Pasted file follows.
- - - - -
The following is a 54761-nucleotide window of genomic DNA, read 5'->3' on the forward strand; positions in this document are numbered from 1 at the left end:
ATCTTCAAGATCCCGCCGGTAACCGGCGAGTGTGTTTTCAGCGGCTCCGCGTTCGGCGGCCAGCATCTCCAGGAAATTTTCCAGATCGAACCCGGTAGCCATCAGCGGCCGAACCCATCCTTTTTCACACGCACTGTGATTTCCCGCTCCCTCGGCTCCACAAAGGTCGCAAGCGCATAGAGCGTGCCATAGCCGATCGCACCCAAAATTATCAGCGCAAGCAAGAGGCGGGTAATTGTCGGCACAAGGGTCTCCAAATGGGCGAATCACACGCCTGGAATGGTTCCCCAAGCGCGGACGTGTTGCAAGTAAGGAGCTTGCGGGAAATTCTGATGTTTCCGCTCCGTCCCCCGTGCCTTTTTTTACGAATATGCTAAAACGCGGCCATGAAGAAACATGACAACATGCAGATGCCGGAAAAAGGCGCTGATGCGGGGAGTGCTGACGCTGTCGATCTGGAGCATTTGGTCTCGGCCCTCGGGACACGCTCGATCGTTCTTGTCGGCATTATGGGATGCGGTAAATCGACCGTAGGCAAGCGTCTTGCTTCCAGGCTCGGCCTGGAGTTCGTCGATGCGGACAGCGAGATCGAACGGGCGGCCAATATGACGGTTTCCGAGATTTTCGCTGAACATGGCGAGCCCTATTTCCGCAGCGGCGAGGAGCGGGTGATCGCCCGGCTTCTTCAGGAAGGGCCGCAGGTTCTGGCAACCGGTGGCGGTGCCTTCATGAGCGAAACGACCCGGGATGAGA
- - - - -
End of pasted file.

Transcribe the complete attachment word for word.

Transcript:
The following is a 54761-nucleotide window of genomic DNA, read 5'->3' on the forward strand; positions in this document are numbered from 1 at the left end:
ATCTTCAAGATCCCGCCGGTAACCGGCGAGTGTGTTTTCAGCGGCTCCGCGTTCGGCGGCCAGCATCTCCAGGAAATTTTCCAGATCGAACCCGGTAGCCATCAGCGGCCGAACCCATCCTTTTTCACACGCACTGTGATTTCCCGCTCCCTCGGCTCCACAAAGGTCGCAAGCGCATAGAGCGTGCCATAGCCGATCGCACCCAAAATTATCAGCGCAAGCAAGAGGCGGGTAATTGTCGGCACAAGGGTCTCCAAATGGGCGAATCACACGCCTGGAATGGTTCCCCAAGCGCGGACGTGTTGCAAGTAAGGAGCTTGCGGGAAATTCTGATGTTTCCGCTCCGTCCCCCGTGCCTTTTTTTACGAATATGCTAAAACGCGGCCATGAAGAAACATGACAACATGCAGATGCCGGAAAAAGGCGCTGATGCGGGGAGTGCTGACGCTGTCGATCTGGAGCATTTGGTCTCGGCCCTCGGGACACGCTCGATCGTTCTTGTCGGCATTATGGGATGCGGTAAATCGACCGTAGGCAAGCGTCTTGCTTCCAGGCTCGGCCTGGAGTTCGTCGATGCGGACAGCGAGATCGAACGGGCGGCCAATATGACGGTTTCCGAGATTTTCGCTGAACATGGCGAGCCCTATTTCCGCAGCGGCGAGGAGCGGGTGATCGCCCGGCTTCTTCAGGAAGGGCCGCAGGTTCTGGCAACCGGTGGCGGTGCCTTCATGAGCGAAACGACCCGGGATGAGA